The Fat-blocking Powers of Fiber

Leafy green vegetables

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An estimated 610,000 people in the U.S. die from heart disease each year. One common cause of heart disease is the narrowing of blood vessels due to the buildup of fatty deposits (plaque). Many factors—including eating a lot of fatty foods—can lead to plaque buildup in blood vessels.

Your liver processes excess fat by packaging it into cholesterol droplets known as low-density lipoproteins (LDLs). LDLs travel throughout the body in the blood. Often, the droplets get stuck to the blood vessel walls, where they accumulate. The buildup of plaque eventually blocks blood flow, most often in the blood vessels that supply blood to your heart. However, eating fiber can help prevent the early stages of heart disease and plaque buildup.

Fiber is a plant’s supply of stored energy, but your gut can’t digest it. During a meal, your small intestine breaks down the food you eat and absorbs nutrients. Fiber resembles a mesh-like structure. Indigestible fiber acts like a large net—think of a butterfly net—to block places where fat can be absorbed. A meal high in dietary fiber blocks some of the absorption of fats, stopping fats from moving outside the gut into the bloodstream.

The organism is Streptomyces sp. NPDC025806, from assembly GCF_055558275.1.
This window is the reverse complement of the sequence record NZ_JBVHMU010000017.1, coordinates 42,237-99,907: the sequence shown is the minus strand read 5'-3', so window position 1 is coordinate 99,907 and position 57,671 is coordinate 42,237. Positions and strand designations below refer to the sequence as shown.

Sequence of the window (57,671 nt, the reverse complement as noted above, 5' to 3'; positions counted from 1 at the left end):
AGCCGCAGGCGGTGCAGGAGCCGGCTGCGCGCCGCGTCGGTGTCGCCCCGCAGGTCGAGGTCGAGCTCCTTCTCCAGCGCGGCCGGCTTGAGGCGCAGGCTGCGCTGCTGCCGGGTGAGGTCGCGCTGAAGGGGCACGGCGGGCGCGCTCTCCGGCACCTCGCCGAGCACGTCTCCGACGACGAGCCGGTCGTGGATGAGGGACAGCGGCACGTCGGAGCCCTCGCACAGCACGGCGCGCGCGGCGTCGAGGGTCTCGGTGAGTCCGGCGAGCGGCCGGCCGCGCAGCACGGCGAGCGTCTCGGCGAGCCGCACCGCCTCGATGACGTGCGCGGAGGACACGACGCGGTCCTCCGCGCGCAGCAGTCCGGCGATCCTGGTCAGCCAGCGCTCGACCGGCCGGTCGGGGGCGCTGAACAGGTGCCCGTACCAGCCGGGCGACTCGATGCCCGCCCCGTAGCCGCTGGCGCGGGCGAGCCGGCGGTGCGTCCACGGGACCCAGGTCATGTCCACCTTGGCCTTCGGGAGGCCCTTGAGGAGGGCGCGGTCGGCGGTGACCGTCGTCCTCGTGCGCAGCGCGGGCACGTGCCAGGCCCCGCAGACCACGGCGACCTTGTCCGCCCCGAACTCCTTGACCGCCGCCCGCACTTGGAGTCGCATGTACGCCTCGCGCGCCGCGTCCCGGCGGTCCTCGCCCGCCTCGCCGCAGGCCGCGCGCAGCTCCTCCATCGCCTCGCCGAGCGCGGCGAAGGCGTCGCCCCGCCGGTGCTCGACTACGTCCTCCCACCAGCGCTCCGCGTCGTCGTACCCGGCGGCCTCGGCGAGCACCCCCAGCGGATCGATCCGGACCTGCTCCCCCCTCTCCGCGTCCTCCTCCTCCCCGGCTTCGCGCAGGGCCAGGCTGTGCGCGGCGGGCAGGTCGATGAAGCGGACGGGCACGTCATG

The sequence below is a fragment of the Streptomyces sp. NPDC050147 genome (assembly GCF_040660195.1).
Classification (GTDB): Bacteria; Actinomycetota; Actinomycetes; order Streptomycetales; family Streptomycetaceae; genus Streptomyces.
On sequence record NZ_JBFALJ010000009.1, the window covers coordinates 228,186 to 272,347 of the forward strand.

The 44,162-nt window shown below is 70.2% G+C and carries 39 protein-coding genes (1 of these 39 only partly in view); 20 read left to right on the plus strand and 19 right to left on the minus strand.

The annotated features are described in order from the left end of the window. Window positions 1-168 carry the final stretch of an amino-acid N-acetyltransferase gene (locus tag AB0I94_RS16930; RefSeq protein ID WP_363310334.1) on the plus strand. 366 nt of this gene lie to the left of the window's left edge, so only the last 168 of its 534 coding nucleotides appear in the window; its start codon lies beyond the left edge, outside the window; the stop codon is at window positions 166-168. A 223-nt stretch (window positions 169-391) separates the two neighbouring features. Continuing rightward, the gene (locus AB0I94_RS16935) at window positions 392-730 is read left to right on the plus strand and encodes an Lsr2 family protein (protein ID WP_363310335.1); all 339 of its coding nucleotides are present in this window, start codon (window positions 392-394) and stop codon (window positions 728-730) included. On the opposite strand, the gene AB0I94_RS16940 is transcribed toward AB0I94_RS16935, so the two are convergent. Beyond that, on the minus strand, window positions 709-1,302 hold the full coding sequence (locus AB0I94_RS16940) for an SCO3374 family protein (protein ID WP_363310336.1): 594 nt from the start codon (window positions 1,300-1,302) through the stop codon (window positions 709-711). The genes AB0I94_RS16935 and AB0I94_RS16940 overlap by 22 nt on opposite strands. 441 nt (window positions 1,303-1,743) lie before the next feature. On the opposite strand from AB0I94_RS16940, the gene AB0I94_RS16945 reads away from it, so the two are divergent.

When there is less fat absorbed from your gut, your liver does not have to package it into LDL droplets, which lowers LDL levels in the blood. In addition, when your liver needs fat to make hormones and bile, it can produce another kind of cholesterol called high-density lipoproteins (HDL). HDL can remove some of the plaque in blood vessels and send it back to the liver. HDL is known as “good cholesterol” for this reason. Consuming meals high in fiber can help HDL with this process.

Recent studies have shown that eating fiber-rich brown rice or taking more than 5 grams of fiber supplements daily can improve some measures of cardiovascular function in adults. Leafy or green vegetables such as spinach, lettuce and broccoli are also good sources of fiber. So make a salad or try adding greens to an entree or a smoothie—I promise you can’t even taste blended spinach in a fiber-packed smoothie. There are plenty of options to fiber up your diet and keep your heart healthy.

Gabrielle RoweGabrielle Rowe is a PhD candidate in the physiology program at the University of Louisville. She is interested in studying small heart vessel function, stem cells and aging.

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